The weekend edition of the Wall St. Journal carried a lengthy article entitled, “Why Foreign Aid is Hurting Africa.” I don’t know what the fallout has been for reporter Dambisa Mayo but if it was anything like Irish Times writer Kevin Myers last summer who said much the same thing, the poor reporter must be under heavy fire as I write.
Here are just a couple of paragraphs that will be sure to inspire you to read the rest:
Giving alms to Africa remains one of the biggest ideas of our time — millions march for it, governments are judged by it, celebrities proselytize the need for it. Calls for more aid to Africa are growing louder, with advocates pushing for doubling the roughly $50 billion of international assistance that already goes to Africa each year.
Yet evidence overwhelmingly demonstrates that aid to Africa has made the poor poorer, and the growth slower. The insidious aid culture has left African countries more debt-laden, more inflation-prone, more vulnerable to the vagaries of the currency markets and more unattractive to higher-quality investment. It’s increased the risk of civil conflict and unrest (the fact that over 60% of sub-Saharan Africa’s population is under the age of 24 with few economic prospects is a cause for worry). Aid is an unmitigated political, economic and humanitarian disaster.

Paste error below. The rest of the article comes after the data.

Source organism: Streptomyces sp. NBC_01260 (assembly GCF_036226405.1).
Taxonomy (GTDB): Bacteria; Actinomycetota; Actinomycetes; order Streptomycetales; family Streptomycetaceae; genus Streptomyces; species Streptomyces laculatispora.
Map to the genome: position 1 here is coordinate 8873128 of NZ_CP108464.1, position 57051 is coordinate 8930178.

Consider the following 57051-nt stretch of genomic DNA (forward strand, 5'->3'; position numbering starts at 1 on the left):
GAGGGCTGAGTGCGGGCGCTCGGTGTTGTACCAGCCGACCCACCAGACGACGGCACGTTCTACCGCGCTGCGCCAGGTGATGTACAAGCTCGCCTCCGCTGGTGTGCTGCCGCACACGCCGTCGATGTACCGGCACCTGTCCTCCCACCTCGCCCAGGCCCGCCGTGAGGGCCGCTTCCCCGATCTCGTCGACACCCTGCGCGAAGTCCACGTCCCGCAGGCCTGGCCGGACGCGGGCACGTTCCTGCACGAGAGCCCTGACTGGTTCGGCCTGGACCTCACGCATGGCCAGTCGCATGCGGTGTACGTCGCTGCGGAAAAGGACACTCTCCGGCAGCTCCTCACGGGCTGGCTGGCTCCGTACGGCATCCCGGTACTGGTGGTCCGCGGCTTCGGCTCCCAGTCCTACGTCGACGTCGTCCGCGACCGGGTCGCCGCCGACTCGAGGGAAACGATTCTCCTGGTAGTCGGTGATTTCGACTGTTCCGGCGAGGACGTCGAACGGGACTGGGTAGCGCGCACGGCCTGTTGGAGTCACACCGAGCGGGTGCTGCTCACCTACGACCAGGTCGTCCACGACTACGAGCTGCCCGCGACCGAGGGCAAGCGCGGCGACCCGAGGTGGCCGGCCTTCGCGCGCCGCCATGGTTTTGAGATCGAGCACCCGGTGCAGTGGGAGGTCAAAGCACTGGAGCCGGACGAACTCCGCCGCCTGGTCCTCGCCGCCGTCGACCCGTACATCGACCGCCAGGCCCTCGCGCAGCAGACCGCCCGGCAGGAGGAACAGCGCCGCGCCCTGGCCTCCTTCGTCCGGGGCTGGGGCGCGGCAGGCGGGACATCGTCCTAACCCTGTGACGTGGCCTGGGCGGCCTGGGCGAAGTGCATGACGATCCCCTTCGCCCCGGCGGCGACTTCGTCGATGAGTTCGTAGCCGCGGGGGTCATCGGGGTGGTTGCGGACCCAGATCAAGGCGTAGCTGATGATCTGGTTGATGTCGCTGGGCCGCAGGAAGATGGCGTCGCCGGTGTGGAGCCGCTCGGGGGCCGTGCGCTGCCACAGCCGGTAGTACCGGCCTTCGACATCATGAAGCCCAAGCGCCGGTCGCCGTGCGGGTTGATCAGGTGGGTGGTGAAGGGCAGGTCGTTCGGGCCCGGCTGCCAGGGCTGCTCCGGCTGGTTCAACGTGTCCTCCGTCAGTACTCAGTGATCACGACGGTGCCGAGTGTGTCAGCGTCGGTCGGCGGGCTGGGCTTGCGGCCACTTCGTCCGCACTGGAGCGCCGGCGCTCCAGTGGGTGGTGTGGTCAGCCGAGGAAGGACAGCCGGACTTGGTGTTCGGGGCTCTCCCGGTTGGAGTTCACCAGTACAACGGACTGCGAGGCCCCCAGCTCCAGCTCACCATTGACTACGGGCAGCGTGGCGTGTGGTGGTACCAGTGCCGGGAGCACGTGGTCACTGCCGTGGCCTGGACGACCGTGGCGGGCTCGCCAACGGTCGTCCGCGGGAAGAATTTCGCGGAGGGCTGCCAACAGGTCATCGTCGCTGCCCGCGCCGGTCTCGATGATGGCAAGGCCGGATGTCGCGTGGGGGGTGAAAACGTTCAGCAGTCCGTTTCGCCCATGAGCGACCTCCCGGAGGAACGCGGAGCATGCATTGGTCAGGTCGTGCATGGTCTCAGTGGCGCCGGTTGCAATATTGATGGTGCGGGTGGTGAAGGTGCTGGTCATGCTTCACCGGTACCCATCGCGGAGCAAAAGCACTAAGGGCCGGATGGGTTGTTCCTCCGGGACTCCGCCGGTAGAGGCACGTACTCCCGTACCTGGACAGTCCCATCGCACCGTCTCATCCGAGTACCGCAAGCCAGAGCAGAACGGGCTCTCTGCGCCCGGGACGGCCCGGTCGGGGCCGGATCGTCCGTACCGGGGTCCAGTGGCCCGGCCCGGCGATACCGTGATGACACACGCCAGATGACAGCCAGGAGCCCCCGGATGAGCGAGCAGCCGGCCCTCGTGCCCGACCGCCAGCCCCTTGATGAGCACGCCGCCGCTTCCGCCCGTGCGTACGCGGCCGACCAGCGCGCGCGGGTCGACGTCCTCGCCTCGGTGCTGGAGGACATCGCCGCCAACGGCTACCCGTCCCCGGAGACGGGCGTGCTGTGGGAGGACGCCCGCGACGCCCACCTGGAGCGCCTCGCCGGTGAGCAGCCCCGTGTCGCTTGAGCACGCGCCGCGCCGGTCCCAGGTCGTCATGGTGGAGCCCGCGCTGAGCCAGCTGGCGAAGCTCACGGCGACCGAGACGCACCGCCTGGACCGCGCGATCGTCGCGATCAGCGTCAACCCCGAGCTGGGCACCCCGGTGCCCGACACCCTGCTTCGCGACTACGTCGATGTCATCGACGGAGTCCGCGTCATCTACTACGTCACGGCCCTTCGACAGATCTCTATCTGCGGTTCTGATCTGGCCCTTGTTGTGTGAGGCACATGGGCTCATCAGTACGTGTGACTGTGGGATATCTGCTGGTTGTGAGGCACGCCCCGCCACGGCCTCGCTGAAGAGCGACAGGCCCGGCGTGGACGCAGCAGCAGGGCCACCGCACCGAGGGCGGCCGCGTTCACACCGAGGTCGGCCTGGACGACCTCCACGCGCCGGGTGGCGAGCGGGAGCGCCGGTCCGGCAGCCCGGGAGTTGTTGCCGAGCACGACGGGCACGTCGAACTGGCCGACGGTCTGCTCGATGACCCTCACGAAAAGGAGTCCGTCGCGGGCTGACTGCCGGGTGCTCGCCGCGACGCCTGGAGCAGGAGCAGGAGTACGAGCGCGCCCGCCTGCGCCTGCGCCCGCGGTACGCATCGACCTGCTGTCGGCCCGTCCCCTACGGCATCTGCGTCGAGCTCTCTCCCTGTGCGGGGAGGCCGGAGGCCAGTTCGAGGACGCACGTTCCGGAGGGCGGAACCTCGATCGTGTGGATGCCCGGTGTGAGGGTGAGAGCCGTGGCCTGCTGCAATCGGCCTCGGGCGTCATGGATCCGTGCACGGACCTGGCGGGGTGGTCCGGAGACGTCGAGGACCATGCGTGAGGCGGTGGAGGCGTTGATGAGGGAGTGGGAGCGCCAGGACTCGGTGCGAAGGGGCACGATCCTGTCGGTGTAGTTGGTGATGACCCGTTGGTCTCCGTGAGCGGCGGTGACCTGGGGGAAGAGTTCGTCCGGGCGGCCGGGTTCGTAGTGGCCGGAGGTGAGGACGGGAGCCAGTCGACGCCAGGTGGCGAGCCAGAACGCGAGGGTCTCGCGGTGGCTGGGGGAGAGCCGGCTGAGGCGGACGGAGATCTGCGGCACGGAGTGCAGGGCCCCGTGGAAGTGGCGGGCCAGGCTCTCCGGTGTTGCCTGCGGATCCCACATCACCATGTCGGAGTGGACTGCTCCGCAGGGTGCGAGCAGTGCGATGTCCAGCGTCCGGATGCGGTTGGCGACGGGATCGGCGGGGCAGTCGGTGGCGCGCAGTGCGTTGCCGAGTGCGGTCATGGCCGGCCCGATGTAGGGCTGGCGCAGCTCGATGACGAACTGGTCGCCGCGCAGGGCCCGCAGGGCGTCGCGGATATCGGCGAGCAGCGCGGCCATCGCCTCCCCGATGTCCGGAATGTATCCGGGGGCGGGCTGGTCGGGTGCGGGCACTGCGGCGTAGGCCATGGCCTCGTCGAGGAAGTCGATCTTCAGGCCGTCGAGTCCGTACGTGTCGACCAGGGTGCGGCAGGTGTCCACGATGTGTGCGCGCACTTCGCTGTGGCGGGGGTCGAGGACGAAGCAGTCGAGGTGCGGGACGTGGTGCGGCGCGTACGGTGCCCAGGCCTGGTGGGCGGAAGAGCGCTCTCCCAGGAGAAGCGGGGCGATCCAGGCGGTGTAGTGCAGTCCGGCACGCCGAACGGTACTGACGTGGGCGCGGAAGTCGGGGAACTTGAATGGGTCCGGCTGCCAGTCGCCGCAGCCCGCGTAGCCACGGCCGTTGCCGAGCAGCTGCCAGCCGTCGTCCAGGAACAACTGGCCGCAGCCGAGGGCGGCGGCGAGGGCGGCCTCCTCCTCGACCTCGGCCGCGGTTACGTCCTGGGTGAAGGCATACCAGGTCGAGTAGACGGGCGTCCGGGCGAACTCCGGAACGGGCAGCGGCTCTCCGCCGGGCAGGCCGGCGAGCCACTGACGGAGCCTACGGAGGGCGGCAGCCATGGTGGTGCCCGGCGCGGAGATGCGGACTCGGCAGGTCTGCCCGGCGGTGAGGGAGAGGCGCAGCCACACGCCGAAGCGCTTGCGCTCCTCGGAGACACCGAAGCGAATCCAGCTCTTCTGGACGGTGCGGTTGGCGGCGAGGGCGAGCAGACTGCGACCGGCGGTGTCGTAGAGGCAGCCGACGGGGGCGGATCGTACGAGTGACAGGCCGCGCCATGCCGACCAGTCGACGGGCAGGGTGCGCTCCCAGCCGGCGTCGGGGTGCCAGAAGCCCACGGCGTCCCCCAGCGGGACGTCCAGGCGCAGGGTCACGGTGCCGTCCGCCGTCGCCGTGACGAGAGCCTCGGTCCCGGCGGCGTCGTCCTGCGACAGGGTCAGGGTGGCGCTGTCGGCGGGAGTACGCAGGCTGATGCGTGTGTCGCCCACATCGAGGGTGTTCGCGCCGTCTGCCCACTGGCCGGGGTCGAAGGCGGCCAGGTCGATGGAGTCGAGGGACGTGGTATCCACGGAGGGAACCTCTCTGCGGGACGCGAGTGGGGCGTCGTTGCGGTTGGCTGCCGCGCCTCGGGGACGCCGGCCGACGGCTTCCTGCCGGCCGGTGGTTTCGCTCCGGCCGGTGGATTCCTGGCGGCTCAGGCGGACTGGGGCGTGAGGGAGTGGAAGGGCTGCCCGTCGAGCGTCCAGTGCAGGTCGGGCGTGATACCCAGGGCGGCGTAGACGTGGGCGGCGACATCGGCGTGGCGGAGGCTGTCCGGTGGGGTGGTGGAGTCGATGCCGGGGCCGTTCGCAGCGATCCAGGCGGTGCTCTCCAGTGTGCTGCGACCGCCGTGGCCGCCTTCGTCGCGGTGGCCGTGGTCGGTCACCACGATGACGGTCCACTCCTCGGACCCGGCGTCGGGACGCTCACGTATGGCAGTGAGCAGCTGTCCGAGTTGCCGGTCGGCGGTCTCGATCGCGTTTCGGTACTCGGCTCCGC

Come to think of it, Myers was a wee bit more graphic then the Wall St. Journal. Here is Myers:
Sorry. My conscience has toured this territory on foot and financially. Unlike most of you, I have been to Ethiopia; like most of you, I have stumped up the loot to charities to stop starvation there. The wide-eyed boy-child we saved, 20 years or so ago, is now a priapic, Kalashnikov-bearing hearty, siring children whenever the whim takes him.
Do-gooders beware, too much aid can be a bad thing for the human spirit.